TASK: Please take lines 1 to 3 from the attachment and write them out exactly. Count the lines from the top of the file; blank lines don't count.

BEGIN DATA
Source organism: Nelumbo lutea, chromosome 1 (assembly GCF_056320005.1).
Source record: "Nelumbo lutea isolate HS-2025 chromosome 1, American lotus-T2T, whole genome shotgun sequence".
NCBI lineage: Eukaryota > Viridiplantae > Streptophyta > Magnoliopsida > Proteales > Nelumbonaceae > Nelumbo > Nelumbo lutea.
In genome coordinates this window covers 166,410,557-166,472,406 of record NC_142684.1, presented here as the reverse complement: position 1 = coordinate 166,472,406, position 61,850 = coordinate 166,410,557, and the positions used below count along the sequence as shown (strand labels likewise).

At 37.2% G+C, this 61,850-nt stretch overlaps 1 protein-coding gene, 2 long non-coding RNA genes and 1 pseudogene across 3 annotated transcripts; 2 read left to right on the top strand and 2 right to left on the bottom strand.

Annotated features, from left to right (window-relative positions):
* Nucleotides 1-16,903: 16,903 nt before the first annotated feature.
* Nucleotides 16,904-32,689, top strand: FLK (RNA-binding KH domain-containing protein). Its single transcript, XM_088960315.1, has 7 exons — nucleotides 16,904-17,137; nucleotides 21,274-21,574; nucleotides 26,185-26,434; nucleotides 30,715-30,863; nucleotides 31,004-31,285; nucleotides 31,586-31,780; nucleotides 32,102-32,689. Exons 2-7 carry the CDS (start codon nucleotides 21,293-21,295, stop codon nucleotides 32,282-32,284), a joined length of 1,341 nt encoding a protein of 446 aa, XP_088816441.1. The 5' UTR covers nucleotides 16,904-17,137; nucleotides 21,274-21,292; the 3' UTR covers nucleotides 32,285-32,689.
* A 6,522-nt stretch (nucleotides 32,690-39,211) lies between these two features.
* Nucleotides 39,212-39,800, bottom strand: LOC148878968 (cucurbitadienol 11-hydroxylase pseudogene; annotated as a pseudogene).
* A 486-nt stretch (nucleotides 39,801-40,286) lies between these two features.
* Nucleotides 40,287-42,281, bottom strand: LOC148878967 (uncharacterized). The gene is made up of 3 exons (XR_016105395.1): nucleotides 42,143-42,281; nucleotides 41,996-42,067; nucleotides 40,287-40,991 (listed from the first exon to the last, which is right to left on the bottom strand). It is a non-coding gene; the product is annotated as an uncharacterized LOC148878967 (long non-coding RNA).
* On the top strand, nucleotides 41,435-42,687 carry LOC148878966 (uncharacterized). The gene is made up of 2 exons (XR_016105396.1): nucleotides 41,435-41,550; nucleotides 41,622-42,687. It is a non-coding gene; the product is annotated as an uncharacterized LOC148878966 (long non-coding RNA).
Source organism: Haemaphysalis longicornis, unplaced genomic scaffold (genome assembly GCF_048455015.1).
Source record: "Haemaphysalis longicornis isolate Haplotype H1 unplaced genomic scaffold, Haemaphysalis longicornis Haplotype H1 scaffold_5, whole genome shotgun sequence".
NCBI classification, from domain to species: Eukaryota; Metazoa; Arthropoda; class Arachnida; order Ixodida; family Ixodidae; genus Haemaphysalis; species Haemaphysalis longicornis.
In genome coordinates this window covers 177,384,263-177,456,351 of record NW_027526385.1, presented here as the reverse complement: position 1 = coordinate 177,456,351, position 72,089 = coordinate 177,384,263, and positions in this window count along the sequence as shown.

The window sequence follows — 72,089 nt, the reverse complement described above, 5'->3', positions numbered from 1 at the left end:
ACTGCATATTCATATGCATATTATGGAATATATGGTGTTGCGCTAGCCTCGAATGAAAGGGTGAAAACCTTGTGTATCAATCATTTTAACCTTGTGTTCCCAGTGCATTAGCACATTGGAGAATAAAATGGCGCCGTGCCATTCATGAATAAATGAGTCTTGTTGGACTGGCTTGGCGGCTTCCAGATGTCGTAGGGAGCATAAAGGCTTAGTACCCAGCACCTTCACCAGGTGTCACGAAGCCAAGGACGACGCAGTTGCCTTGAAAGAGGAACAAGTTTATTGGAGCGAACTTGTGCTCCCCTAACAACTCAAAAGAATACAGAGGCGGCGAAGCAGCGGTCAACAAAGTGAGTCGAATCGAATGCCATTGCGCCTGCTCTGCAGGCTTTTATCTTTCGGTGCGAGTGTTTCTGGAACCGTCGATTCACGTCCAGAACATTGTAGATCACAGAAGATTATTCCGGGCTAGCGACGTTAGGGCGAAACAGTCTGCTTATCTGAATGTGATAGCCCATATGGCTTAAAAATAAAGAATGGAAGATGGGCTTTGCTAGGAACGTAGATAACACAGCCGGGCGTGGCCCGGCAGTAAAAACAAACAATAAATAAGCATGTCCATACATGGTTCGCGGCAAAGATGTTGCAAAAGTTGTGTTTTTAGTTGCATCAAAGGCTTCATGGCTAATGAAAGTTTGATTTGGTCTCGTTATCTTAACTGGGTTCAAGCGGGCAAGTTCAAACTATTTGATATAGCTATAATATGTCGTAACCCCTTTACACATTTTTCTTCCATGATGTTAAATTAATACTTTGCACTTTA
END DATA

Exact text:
Source organism: Nelumbo lutea, chromosome 1 (assembly GCF_056320005.1).
Source record: "Nelumbo lutea isolate HS-2025 chromosome 1, American lotus-T2T, whole genome shotgun sequence".
NCBI lineage: Eukaryota > Viridiplantae > Streptophyta > Magnoliopsida > Proteales > Nelumbonaceae > Nelumbo > Nelumbo lutea.